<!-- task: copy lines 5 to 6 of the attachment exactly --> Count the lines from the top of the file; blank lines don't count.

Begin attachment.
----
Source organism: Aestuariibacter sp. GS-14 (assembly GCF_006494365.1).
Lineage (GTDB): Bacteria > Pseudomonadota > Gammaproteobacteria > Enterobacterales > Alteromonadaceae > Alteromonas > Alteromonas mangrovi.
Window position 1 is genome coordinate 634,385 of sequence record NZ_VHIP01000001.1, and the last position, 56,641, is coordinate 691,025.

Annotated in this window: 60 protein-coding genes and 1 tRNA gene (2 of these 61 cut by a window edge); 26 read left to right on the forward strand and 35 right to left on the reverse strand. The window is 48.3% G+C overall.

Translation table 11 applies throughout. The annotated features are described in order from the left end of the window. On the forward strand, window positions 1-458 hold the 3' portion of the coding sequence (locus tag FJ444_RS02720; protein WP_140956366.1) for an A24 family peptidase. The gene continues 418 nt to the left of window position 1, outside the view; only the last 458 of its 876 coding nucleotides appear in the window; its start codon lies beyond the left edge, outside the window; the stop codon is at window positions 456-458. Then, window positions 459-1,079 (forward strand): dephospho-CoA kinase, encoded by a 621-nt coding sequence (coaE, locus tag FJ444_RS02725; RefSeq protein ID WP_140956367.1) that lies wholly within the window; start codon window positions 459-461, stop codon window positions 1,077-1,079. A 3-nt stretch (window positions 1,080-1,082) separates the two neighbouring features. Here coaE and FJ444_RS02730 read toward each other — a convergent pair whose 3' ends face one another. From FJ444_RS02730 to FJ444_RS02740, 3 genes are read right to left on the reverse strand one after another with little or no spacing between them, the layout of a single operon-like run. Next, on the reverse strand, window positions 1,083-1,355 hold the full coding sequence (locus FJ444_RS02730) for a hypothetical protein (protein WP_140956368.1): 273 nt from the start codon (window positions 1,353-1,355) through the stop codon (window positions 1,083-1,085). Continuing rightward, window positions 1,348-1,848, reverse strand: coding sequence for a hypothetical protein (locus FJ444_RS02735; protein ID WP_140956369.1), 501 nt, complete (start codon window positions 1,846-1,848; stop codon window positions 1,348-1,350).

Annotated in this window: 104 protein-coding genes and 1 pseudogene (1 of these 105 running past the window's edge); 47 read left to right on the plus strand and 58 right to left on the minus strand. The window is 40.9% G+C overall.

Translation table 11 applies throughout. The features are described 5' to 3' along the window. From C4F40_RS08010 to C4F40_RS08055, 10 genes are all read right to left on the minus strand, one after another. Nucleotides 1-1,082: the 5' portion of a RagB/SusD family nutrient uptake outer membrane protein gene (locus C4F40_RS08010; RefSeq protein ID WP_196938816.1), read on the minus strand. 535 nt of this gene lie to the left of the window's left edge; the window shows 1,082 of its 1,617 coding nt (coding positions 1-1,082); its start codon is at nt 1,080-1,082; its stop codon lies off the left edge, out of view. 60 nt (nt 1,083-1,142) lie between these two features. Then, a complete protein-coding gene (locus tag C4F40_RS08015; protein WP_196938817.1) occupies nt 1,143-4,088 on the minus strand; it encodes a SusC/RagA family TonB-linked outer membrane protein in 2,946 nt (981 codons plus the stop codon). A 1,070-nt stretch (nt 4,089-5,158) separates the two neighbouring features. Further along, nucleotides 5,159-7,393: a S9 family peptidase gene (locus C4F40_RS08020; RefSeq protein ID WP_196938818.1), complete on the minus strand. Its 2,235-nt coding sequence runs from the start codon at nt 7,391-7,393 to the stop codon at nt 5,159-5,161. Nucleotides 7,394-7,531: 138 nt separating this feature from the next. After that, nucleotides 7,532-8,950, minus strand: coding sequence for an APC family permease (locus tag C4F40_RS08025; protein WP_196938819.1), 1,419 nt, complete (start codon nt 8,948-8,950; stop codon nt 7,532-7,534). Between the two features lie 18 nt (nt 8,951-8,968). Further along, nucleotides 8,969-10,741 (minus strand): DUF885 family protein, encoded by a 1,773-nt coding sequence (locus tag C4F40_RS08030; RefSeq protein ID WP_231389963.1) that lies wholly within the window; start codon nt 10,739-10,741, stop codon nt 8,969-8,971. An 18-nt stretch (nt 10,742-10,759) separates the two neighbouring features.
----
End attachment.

Translation table 11 applies throughout. The annotated features are described in order from the left end of the window. On the forward strand, window positions 1-458 hold the 3' portion of the coding sequence (locus tag FJ444_RS02720; protein WP_140956366.1) for an A24 family peptidase. The gene continues 418 nt to the left of window position 1, outside the view; only the last 458 of its 876 coding nucleotides appear in the window; its start codon lies beyond the left edge, outside the window; the stop codon is at window positions 456-458. Then, window positions 459-1,079 (forward strand): dephospho-CoA kinase, encoded by a 621-nt coding sequence (coaE, locus tag FJ444_RS02725; RefSeq protein ID WP_140956367.1) that lies wholly within the window; start codon window positions 459-461, stop codon window positions 1,077-1,079. A 3-nt stretch (window positions 1,080-1,082) separates the two neighbouring features. Here coaE and FJ444_RS02730 read toward each other — a convergent pair whose 3' ends face one another. From FJ444_RS02730 to FJ444_RS02740, 3 genes are read right to left on the reverse strand one after another with little or no spacing between them, the layout of a single operon-like run. Next, on the reverse strand, window positions 1,083-1,355 hold the full coding sequence (locus FJ444_RS02730) for a hypothetical protein (protein WP_140956368.1): 273 nt from the start codon (window positions 1,353-1,355) through the stop codon (window positions 1,083-1,085). Continuing rightward, window positions 1,348-1,848, reverse strand: coding sequence for a hypothetical protein (locus FJ444_RS02735; protein ID WP_140956369.1), 501 nt, complete (start codon window positions 1,846-1,848; stop codon window positions 1,348-1,350).

Annotated in this window: 104 protein-coding genes and 1 pseudogene (1 of these 105 running past the window's edge); 47 read left to right on the plus strand and 58 right to left on the minus strand. The window is 40.9% G+C overall.